• Go to class. It’s a ton easier to get by in college if you actually go to class.

    • Don’t wait until the last minute to study, because chances are it could take 30 hours to prepare, not those last 3 hours you saved to cram.

    • Don’t forget to go out and do new things, or else you might end up finding college really lonely and unable to make friends.

  8. My handwriting is awful so although this is small, some of us need all the organizational help we can get. For classes with noncumulative tests, every day when I take notes I write the date and an arbitrary symbol (lets say a *). So when you’re cramming for your next midterm and can’t tell where to begin in your notebook, just look for all the notes with a * next to the date and study those. Change the symbol for the next midterm.

  9. If you aren’t a morning person, don’t sign up for morning classes. You will skip them.

    If you plan on being social, don’t sign up for late evening classes. You will skip them.

    You want to find classes between 10 and 6 if at all possible. SHOW UP TO YOUR CLASSES

    You may not get the opportunity during your first year, but it doesn’t hurt to try. Approach your professors and inquire about research opportunities. Apply yourself during these opportunities. When you go to apply for a job or graduate school, you’ll want letters of recommendations. The professors you did research for will be happy to supply them.

    Find programs to volunteer in. Graduate schools and employers care about this.

    It is important to do well in school. But anyone can study at home and learn the same information. What you can’t get at home is the social experience. Network. Meet friends and surround yourself around people that are trying to succeed. When you need a job, these people will already have their foot in the door and will vouch for you.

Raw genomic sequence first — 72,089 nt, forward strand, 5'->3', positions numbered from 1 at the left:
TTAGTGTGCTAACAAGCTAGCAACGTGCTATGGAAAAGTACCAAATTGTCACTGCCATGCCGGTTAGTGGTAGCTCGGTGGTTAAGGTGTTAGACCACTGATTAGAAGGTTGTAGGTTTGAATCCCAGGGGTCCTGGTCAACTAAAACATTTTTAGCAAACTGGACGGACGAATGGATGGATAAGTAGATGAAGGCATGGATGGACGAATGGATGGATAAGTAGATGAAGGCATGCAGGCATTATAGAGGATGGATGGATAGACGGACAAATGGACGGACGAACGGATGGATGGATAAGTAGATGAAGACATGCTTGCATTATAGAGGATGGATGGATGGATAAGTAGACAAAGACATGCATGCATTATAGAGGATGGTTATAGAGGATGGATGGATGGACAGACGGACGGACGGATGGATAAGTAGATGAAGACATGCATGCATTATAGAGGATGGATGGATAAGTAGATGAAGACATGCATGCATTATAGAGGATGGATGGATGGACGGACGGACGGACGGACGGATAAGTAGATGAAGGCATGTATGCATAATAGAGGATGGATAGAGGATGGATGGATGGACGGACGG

When you get a chance to take an elective, don’t pick a blow off class. Pick a course that you are actually interested in and something that will advance your skillsets. No one cares that you took bowling. If you take a few foreign language courses, that will make you much more marketable. You may find that you will also have the option to minor in another field.

    College shouldn’t be all about work. Assign time each day that you will be dedicated to working hard. But also assign time to relax and have fun. You are no longer living with your parents. You are your own boss and are responsible for your own quality of life. You need to be responsible, but set aside at least one day a week to just have a good time with no worries.

    No matter the advice people give you, no matter how strongly you believe it won’t happen to you, you will wait until the last minute. Your work will suffer for it and your education will suffer for it. Get a planner now, and when you have a project, don’t write in the due date. Set milestones for the project and put those milestones into planner. You might still wait until the last minute for each mile stone, but at least you will have several opportunities to realize how far behind you are and you will have the chance to get your shit in order.

    Don’t drink and drive. You are young. You are not good at driving and you certainly aren’t good at drinking, don’t try doing both.

    Recognize people around you that are at college for the wrong reasons and distance yourself from them. They will bring you down and your work and studies will suffer.

  10. After community college, universities will look more heavily at your gpa during your transfers. DO NOT FUCK UP COMMUNITY COLLEGE

  11. It might sound like the obvious but don’t get written up for stupid shit. I’m not saying to party or drink but always try to be aware of what’s going on. Party in someone else’s room and leave if it gets too crowded for example. if you’re smart about stuff you can cruise your way through college without having to deal with administration